Vegetable connoisseurs may be fascinated to know this region boasts the title 'artichoke capital of the world'. Duartes restaurant, at nearby Pescadero, has made a sturdy reputation by supplying an enterprising range of artichoke-based dishes to hungry or curious visitors. I was both, as we'd been walking the cliffs to watch basking seals and soaring cormorants, and the artichoke ratatouille was delicious. Deep twilight as we drove home, a rim of mystical pink separating silvering sea from darkening sky.

After ten days' nomadic exploration, I've become a connoisseur of cafe coffee. Discounting Starbucks, obviously, I've sampled Peet's (the gold standard, according to "zealous customers known as Peetniks"), Sam's (plentiful & free with breakfast), Raman's, New Leaf, and I can tell you with confidence that Mezzaluna down by the harbour wins by a Half Moon Mile. For one thing, it's served in a real cup, and actually served too, so you don't feel like a mere middleman on the disposable beaker's journey to the bin. And they make the best Americano in the Bay. I reported my findings to Mo and he said "Well they would, they're Italian."
Other discoveries:
- Blackbirds here sport scarlet epaulettes.
- PAM means jack of clubs. 'Tis in the Scrabble dictionary, so 'tmust be so.
- Huge full moon, Rain Moon, blazing like a magic lantern above the chicken shack outside my window.

Two open-mic events - my favourite was Cameron's English Pub - and a visit to the theatre.

The Coastal Repertory Theatre is a pleasant purpose-built venue - it’s where I saw Godot last year (in fact Mo was recognised and hailed for his ‘phenominal’ Pozzo) - with a very long stage. For their production of Sam Shepard’s True West the director’s decision to use the length worked against the sense of intrusion and family claustrophobia in this story of a screenwriter challenged by the arrival of his drifter brother. This play has been hailed as a masterpiece, simultaneously "clear, funny, naturalistic, opaque, terrifying, surrealistic", as a metaphor for "the two sides of the American present: one sophisticated, cultured, ambitious, and successful; the other alienated and outcast, raw, wild, violent... each is the double of the other, emphasizing that despite the American belief in starting anew, the past is never over but continues to intrude into the present." (Or as the review in the local paper put it: "Bottom line: As tough as things are, we can still laugh. And, after all, there’s always someone worse off.")
It's a strong theme, however you interpret it, and whether or not it's significant that the dramatist's intelligent screenplay is trounced by the more commercial pitch of his degenerate sibling, but for me the real drama is in the interaction of the brothers and the play didn’t need appearances from either the producer or the mother. Sam Shepard himself says it's not intended as "symbolic or metaphorical or any of that stuff. I just wanted to give a taste of what it feels like to be two-sided. It's a real thing, double nature. I think we're split in a much more devastating way than psychology can ever reveal."

Still on the subject of theatre: "I want to be genuinely shocked. I want plays that shine a light into the darkest recesses of the human soul, that lead the audience on a journey that leaves us breathless and invigorated even if we've been terrified and deeply shaken by what we've seen. And while I'm not asking our current playwrights to be as great as Shakespeare or Euripides, I am asking them to remember that those are the heroes of the tradition in which they work."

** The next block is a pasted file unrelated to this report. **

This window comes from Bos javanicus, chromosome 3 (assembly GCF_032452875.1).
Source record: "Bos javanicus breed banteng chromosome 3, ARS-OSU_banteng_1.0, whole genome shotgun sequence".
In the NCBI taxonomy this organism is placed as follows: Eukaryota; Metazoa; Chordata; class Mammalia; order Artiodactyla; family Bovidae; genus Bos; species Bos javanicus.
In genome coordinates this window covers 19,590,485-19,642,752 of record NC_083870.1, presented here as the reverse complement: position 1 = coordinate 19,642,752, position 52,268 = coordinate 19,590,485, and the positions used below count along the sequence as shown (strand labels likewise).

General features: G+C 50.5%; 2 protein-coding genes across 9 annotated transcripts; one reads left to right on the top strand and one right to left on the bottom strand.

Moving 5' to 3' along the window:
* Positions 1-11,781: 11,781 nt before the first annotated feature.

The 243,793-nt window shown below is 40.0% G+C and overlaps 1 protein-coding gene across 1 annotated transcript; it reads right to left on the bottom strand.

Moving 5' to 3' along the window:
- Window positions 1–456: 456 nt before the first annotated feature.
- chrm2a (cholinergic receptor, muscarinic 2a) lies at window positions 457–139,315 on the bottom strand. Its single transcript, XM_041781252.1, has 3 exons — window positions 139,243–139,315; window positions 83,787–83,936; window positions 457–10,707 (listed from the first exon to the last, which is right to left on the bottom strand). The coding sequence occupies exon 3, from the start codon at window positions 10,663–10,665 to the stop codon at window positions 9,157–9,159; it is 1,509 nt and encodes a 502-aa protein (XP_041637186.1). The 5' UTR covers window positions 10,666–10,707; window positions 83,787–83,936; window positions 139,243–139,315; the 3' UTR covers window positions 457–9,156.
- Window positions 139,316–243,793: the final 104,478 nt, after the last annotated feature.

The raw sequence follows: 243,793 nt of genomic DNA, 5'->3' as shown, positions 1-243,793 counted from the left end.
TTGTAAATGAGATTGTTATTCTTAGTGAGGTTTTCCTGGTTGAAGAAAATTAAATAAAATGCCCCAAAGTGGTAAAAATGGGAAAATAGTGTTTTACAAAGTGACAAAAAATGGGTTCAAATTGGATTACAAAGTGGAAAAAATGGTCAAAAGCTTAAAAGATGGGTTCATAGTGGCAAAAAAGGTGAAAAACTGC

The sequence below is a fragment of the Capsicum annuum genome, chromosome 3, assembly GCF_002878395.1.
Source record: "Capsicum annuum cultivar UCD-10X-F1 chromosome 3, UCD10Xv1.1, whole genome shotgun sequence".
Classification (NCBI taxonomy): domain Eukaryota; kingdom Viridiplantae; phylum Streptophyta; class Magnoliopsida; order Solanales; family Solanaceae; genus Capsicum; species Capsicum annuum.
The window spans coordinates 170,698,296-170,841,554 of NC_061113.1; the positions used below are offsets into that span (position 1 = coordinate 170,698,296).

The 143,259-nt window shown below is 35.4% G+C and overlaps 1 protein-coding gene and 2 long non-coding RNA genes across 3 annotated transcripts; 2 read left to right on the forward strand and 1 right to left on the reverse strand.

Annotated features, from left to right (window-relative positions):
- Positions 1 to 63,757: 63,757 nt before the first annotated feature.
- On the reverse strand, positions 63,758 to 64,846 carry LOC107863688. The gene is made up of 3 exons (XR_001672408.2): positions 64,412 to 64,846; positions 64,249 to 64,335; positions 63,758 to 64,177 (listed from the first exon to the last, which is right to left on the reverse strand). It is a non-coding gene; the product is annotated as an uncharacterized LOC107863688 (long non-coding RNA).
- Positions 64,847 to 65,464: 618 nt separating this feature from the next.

Louise Kennedy reviews for Boston, but I found her rant at the current state of theatre in THE WEEK over my breakfast coffee, picked out as a Best Column. Playwrights, she says, shouldn't attempt to compete with the 'heightened version of reality' of films and television. "In moving away from the essence of drama - that is, the subtle and expert use of language and carefully developed action to illuminate human life - toward thrill-seeking and adrenaline jolts, playwrights give up their own most precious gifts.
And the audience? Jaded by the unnatural shocks of electronic entertainment, we remain unmoved by its awkward imitators, and hungry for the real, visceral, cathartic thrills that true theater can provide."

On Saturday I varied my coastal path route by walking along the beach, which for most of its two-and-a-half miles was disconcertingly deserted for a holiday weekend apart from clusters of birds, possibly having a Hitchcock conference. I started thinking about all the warning signs: HAZARDOUS WAVE CONDITIONS EXIST EVEN ON CALM DAYS - WAVES CAN SWEEP PEOPLE INTO THE OCEAN before eventually reaching civilisation in the form of windsurfers, a scramble-up-able cliff, and a cafe.
And now it's Easter Sunday, the chocolate bunnies are risen, and I am unbelievably nearly halfway through my stay in paradise... must find a wicked apple before I go.

Saturday, April 04, 2009

April in California... I loved it here in Autumn so I'm back for a month to write and to walk. The writing's up to me; for walk routes, my friend & host Mo has drawn me a sketch map of El Granada and its environs. We're about 400 yards from the Pacific here, with a coastal path all around Half Moon Bay. The snag is Highway 1, which also hugs the coastline, lies between me and the sea.
Mo's map shows two options: I can take the back roads to the harbour, where traffic lights allow the (nippy) pedestrian a chance to dash across the 6 lanes of ceaseless traffic, or I can creep through the (nearly dry) drain under the road at El Granada.
And then I have the freedom to walk for miles with barely a sound but birdsong and the rolling breakers. And the wind - this wind would skin a goat, Mo warned me before I came, but the sun is strong and the sky so immensely high, so densely blue. I see only a few other people on these paths, but they greet me like they've been recruited by some Californian 'Let's make visitors feel cherished!' campaign, offering smiles, handshakes, even names.

After a week of retreatful days & early nights I went along with Mo to a music evening - a gentle event but pleasant. I can't play guitar or sing so I offered a couple of me pomes.